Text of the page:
Ann Curry said her tearful, unceremonious farewell as a co-anchor on NBC's Today show on Thursday, and it was "hard to watch, even if we all saw this one coming," says Pat Clark at The Modesto Bee. While many observers have long felt that Curry was never quite right for the job, NBC sources had been anonymously trashing her in the press for a week. (Savannah Guthrie is expected to replace Curry.) If that sounds familiar, it's because NBC did the same thing with Conan O'Brien, says Sharon Waxman at The Wrap. As with Conan, Curry "was left hanging out to dry, embarrassing the network [and] angering dedicated viewers" who don't like seeing years of loyalty rewarded "with an undignified escort to the curb." Did NBC once again bungle a high-profile demotion of on-air talent?

The Peacock Network blew it... again: "Can't this network do anything right?" asks Tim Goodman at The Hollywood Reporter. Its handling of Curry's ouster from her dream job seems "like both calculated assassination and [a] bizarrely ill-timed roll of the dice." Sadly, that's par for the course at NBC. It's clear the "bean counters" call the shots, and they blame Curry for their cash-cow morning show's recent ratings slump. Even if that's true — a big if — show some class. NBC's knack for "pushing its people out on a raft it just lit on fire" is "starting to get pathological."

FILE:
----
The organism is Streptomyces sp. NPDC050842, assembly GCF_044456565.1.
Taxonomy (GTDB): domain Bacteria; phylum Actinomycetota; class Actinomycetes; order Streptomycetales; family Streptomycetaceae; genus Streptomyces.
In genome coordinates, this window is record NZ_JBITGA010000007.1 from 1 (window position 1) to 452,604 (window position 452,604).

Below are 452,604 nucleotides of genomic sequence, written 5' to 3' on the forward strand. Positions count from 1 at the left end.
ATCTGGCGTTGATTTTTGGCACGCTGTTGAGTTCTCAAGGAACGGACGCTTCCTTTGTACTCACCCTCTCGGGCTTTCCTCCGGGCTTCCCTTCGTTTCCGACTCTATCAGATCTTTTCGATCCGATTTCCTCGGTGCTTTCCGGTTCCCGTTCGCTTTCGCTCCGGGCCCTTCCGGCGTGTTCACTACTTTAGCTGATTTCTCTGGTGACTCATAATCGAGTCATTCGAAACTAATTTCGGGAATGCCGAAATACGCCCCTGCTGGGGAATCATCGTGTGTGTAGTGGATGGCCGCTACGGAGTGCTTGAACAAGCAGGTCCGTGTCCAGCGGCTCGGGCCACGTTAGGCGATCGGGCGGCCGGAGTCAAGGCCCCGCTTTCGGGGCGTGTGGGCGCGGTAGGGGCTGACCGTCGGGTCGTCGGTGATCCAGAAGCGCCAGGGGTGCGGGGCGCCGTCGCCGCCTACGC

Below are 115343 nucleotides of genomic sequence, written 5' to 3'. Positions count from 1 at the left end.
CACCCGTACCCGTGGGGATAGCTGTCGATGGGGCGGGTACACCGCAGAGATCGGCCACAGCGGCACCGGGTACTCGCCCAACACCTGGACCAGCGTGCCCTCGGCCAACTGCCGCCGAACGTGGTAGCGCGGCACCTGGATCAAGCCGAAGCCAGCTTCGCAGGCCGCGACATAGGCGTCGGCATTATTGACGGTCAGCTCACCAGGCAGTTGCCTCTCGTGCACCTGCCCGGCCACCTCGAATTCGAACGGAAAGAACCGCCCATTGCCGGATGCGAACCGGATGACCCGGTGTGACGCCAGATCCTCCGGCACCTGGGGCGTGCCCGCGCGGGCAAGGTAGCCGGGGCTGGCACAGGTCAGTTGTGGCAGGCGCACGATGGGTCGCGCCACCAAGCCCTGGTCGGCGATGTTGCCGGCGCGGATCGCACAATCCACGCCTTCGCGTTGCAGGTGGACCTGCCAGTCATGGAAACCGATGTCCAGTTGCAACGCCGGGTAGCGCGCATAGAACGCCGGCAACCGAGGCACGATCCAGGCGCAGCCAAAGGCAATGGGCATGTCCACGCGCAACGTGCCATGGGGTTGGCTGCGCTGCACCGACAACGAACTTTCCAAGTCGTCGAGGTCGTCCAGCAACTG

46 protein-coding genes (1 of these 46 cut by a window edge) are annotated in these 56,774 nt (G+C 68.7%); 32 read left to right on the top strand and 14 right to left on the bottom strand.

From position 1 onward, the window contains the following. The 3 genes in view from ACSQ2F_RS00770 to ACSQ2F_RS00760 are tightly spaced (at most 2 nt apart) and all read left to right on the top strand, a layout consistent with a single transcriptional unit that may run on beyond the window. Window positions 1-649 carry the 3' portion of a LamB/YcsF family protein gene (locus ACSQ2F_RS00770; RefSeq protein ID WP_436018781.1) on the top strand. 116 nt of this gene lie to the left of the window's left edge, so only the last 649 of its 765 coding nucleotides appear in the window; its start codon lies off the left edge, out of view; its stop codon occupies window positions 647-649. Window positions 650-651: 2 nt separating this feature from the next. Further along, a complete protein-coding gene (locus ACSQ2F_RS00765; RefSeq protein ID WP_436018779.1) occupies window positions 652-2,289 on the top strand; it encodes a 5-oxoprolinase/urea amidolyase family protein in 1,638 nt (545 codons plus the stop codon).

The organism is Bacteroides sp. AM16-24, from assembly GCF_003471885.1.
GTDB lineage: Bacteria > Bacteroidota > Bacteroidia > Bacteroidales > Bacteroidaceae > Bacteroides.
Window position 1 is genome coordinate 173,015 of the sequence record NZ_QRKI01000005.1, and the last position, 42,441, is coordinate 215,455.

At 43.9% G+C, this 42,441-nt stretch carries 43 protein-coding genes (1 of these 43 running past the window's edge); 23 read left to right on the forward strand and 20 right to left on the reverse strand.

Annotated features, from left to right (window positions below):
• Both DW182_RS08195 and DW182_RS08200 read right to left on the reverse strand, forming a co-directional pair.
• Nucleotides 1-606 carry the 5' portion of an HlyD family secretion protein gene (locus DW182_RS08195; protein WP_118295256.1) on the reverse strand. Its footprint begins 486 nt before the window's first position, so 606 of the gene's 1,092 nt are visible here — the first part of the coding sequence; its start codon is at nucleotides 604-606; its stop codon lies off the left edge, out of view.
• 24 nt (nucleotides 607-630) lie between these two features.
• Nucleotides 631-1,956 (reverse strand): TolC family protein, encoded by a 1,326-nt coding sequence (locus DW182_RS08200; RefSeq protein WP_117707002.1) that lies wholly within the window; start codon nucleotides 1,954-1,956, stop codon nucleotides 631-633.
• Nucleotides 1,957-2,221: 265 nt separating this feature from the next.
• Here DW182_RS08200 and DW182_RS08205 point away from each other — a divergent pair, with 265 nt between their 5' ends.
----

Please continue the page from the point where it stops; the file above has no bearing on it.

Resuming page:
"Did NBC just botch the Ann Curry issue?"

But NBC had few good options: NBC executives were never sold on Curry as Matt Lauer's co-anchor, says Stephen Battaglio in TV Guide. But they'd passed her over once, for Meredith Vieira, and "any initial doubts about how well Curry [would click] with Lauer were outweighed by fears that passing her over again" would cause a repeat of the debacle in 1989, when NBC kicked out "a still-beloved Jane Pauly" for short-lived Deborah Norville. Back then, viewer wrath sent Today "into a devastating ratings dive." If NBC faces a backlash again, at least they can claim that they gave Curry her shot.
"Inside Ann Curry's Today exit — What went wrong"

Either way, NBC's flub is Curry's gain: Before NBC started sticking the shiv in her back last week, "Curry was not all that well liked," says Willa Paskin at Salon. But when NBC "very publicly and shadily wronged her," Curry turned into the TV version of the archetypal "wronged political wife." She dutifully showed up to work, even while admitting that the furtive trash-talking "hurt deeply." And her "very tearful, raw, and occasionally difficult-to-watch goodbye" sealed the deal. Curry not only scored a new $10 million deal, she's also "never been more likable now that she has been so publicly wronged."
"Ann Curry is not really sorry"